Sure, AI can pounce on a problem in a microsecond, long before a human operator can react. All you need to do is train the machine-learning algorithms. So you let the AI prowl through every computer, smartphone, server, router, Internet connection, etc. until the algorithm learns what normal looks like on your network. Then the AI can sit back and watch every passing bit and byte, ready to jump on any anomalous activity from malware slipping in as an email attachment to a disgruntled employee downloading all your sensitive files, Edward Snowden-style.
But here’s the problem with that scenario. How do you know what is right in the first place? In the worst case, what if, when your AI diligently learned what activity was “normal” in your system, the bad guys were already inside?
It’s a lot like walking through a rain forest, listening to a hundred kinds of bird, monkey, and frog as they sing and screech and squawk, hoping that you’ll hear the cacophonic chorus change when something dangerous starts to sneak up on you. Unless you understand that complex sound environment extremely well, you’re not going to detect the tiger coming before it eats you.
“A decade ago, when we talked about cybersecurity, we were probably talking about anti-virus definitions,” said Dean Souleles, the chief technology advisor in the Office of the Director of National Intelligence. But that relatively narrow problem has expanded into something vastly more complex, dynamic, and difficult to understand, he told the Billington cybersecurity conference here in DC: “Now, we’re talking about a living breathing ecosystem.
“How do I even know what’s normal and what’s abnormal so I can detect anomalies?” Souleles said. “We simply don’t know.” Instead of simply putting known malware on a blacklist, he said, modern cybersecurity has to be able to defeat “cyber attacks we can’t define.”
It’s the digital equivalent of the undiscovered species in the rain forest: Before you pick up that pretty frog, you’d better find out if its skin is poisonous.
Understanding the cyber jungle is even harder than teaching AI to understand the physical world, said Lt. Gen. Jack Shanahan, director of the Pentagon’s year-old Joint Artificial Intelligence Center.
“What does normal look like?” Shanahan asked. “If we’re trying to detect anomalous behavior, we have to know what the baseline is …. It’s much more challenging in cyber than in full-motion video or in predictive maintenance or even humanitarian assistance.”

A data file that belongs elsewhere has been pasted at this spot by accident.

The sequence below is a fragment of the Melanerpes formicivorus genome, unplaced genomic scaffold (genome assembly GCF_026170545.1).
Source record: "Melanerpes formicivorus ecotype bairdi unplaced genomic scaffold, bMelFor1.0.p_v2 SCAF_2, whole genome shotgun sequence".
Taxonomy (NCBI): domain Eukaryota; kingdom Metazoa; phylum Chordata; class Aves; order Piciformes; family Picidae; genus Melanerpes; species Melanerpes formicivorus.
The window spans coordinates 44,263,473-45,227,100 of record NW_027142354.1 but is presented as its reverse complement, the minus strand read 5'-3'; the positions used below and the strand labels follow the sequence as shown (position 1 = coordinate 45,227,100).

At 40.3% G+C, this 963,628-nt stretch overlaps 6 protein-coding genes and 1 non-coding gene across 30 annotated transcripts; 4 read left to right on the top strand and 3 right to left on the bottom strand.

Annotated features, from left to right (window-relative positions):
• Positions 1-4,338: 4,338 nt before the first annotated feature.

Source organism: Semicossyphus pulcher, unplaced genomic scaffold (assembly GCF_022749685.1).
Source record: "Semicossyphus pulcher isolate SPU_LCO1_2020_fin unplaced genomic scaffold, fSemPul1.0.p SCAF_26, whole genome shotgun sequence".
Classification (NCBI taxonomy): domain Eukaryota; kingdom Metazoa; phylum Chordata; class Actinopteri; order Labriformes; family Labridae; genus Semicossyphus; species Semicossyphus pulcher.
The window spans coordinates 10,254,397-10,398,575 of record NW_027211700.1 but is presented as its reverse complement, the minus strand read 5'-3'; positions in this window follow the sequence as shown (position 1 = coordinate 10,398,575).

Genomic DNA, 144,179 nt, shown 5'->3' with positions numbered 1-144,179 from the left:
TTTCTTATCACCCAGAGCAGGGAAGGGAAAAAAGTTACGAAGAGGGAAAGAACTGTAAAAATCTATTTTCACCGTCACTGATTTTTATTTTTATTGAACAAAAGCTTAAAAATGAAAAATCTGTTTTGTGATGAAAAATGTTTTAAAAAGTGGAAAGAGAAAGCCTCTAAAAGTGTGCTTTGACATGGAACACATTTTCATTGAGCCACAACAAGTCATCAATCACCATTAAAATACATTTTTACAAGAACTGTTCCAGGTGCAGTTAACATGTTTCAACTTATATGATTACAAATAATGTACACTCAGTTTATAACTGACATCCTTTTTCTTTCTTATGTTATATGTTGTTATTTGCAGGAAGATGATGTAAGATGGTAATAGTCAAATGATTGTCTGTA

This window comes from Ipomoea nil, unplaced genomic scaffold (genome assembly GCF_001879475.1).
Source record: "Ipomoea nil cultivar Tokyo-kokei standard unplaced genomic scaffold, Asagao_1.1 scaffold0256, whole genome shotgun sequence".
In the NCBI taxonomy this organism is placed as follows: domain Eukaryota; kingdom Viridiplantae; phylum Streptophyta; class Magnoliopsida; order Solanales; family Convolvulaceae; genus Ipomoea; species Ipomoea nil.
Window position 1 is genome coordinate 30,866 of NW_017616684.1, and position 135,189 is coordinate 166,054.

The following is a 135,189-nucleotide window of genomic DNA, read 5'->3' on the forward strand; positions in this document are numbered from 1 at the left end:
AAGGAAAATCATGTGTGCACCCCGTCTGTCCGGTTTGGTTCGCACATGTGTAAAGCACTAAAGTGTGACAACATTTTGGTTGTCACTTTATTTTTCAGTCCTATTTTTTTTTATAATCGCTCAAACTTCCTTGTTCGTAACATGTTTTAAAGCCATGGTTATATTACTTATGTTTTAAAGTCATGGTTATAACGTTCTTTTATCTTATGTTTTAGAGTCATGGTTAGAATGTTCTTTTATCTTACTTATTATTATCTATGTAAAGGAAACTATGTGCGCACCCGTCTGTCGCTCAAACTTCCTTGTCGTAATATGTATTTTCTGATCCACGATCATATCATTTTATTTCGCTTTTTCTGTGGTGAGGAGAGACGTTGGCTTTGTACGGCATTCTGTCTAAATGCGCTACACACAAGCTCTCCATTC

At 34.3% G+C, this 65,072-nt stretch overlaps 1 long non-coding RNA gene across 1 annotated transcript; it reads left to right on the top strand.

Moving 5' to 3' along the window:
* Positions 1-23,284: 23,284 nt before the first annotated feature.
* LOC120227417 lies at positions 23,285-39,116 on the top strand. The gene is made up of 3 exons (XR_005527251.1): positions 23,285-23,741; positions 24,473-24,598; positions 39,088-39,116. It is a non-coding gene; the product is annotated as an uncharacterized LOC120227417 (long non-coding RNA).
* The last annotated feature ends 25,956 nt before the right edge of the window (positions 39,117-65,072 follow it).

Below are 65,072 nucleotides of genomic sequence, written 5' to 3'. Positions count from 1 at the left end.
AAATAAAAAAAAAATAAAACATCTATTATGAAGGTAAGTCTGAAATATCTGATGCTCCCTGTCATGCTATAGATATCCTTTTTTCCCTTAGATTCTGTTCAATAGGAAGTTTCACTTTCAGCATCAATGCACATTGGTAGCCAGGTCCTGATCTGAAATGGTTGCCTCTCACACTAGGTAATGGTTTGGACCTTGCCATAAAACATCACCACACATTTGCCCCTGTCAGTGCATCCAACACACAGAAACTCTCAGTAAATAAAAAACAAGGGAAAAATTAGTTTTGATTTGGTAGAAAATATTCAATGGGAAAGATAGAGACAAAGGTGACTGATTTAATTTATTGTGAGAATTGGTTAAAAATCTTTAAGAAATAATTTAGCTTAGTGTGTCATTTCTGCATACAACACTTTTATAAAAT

At the now famous Project Maven, which applied AI to analyzing reconnaissance video of suspected terrorists, “we spent a lot of our time on the front end — object labeling, preparing the data — 80 percent,” recounted Shanahan, who used to run Maven. But at least they were looking through that data for real, physical objects whose appearance is clearly defined, he said. There’s even a publicly available database, ImageNet, with over 14 million images neatly tagged and organized — mostly by AI — in categories ranging from “amphibians” to “vehicles,” each with hundreds of subdivisions. But, Shanahan lamented, “there is not an ImageNet equivalent for cyber.”
It’s well-known what a human, a truck, or a missile launcher looks like, and human analysts can label images of each accordingly. A large set of clearly labeled, well-organized data points is what machine learning algorithms need to learn from, before they can try making sense of raw data the humans haven’t cleaned up for them.
But humans have no intuitive sense of what a computer virus looks like. They can’t smell unauthorized downloads or hear a user account improperly gain super-user access. They can’t even perceive what’s happening inside a computer network without using special tools. So when humans try to label cybersecurity data so machine learning algorithms can train on it, it may not be the blind leading the blind, but all parties involved are at least severely astigmatic.
The Defense Department is launching a major effort to clean up its cybersecurity data, Shanahan said. “Across the department, we have 24 cybersecurity service providers, all of whom are collecting data in slightly different ways, so our starting point is actually coming up with a cyber data framework,” he said. Cyber Command and the National Security Agency are leading the effort.
But even if your data is cleaned up, properly formatted, and clearly tagged, how are you sure that it’s actually right? How are you sure it wasn’t deliberately manipulated or planted as part of an enemy’s deception strategy? That’s a particularly acute problem for artificial intelligence, because research into adversarial AI has discovered machine learning algorithms can be fooled by subtle distortions a human would not even notice, like strategically placed tape making a STOP sign look like a 45 MPH sign.
It’s not just cleaning up the data, said Lynne Parker, assistant director for AI at the White House’s Office of Science & Technology Policy. “It’s also determining whether or not you can trust it,” she said. “You may have perfectly good-looking data but in fact it may have been tampered with.”